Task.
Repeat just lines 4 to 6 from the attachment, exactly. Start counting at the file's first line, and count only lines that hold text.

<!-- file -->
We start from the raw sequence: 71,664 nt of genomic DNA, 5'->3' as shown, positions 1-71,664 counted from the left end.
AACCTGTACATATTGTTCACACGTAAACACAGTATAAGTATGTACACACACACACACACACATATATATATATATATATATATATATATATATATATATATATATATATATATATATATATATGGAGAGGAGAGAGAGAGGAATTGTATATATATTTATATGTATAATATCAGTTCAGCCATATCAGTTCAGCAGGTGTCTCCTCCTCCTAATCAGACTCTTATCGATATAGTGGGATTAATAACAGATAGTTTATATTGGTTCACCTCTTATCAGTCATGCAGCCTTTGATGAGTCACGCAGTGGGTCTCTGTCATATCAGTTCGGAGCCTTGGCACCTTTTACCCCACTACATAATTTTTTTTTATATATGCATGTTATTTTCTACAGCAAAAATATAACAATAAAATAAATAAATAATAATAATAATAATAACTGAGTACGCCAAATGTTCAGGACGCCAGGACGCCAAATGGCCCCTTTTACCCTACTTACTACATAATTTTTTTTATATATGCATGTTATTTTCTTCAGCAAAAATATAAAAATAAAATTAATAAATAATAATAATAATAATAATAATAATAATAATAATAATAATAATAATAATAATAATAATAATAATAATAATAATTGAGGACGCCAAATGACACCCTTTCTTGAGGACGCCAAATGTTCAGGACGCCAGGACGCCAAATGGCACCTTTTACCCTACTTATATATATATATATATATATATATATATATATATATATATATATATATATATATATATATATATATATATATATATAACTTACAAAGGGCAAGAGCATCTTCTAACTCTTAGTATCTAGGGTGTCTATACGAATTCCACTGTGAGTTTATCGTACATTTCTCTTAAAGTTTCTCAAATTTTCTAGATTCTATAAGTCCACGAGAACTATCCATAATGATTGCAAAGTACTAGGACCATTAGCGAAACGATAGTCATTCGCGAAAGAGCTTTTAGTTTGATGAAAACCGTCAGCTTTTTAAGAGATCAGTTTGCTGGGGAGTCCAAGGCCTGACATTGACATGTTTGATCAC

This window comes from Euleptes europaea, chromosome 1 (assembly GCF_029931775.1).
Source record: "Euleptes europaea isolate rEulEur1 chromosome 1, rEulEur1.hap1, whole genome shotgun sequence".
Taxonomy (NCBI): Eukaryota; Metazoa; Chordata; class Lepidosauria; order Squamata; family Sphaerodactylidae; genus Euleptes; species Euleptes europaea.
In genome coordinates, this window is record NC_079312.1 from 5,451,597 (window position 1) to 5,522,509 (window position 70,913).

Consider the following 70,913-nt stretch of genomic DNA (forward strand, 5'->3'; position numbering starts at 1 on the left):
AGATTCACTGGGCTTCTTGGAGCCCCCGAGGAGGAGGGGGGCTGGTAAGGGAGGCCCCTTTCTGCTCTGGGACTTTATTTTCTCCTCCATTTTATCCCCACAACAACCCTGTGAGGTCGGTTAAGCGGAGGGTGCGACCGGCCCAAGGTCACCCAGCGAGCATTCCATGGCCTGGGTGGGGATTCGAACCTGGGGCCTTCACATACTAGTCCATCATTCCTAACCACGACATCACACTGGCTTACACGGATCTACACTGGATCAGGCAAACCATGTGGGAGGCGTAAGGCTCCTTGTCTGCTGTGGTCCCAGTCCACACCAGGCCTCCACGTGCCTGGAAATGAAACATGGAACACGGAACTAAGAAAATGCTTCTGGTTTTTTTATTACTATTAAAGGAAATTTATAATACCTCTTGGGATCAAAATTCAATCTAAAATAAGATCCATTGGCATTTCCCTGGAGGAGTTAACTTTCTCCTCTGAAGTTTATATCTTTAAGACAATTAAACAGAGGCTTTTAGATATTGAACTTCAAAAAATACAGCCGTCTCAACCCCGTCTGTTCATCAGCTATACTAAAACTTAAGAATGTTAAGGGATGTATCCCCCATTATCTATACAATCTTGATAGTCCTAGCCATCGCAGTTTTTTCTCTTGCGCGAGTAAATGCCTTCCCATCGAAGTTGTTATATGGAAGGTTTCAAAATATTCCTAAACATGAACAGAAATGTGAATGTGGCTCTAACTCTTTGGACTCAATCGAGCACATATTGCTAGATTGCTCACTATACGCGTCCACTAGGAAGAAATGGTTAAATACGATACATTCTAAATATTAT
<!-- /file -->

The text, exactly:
Source record: "Euleptes europaea isolate rEulEur1 chromosome 1, rEulEur1.hap1, whole genome shotgun sequence".
Taxonomy (NCBI): Eukaryota; Metazoa; Chordata; class Lepidosauria; order Squamata; family Sphaerodactylidae; genus Euleptes; species Euleptes europaea.
In genome coordinates, this window is record NC_079312.1 from 5,451,597 (window position 1) to 5,522,509 (window position 70,913).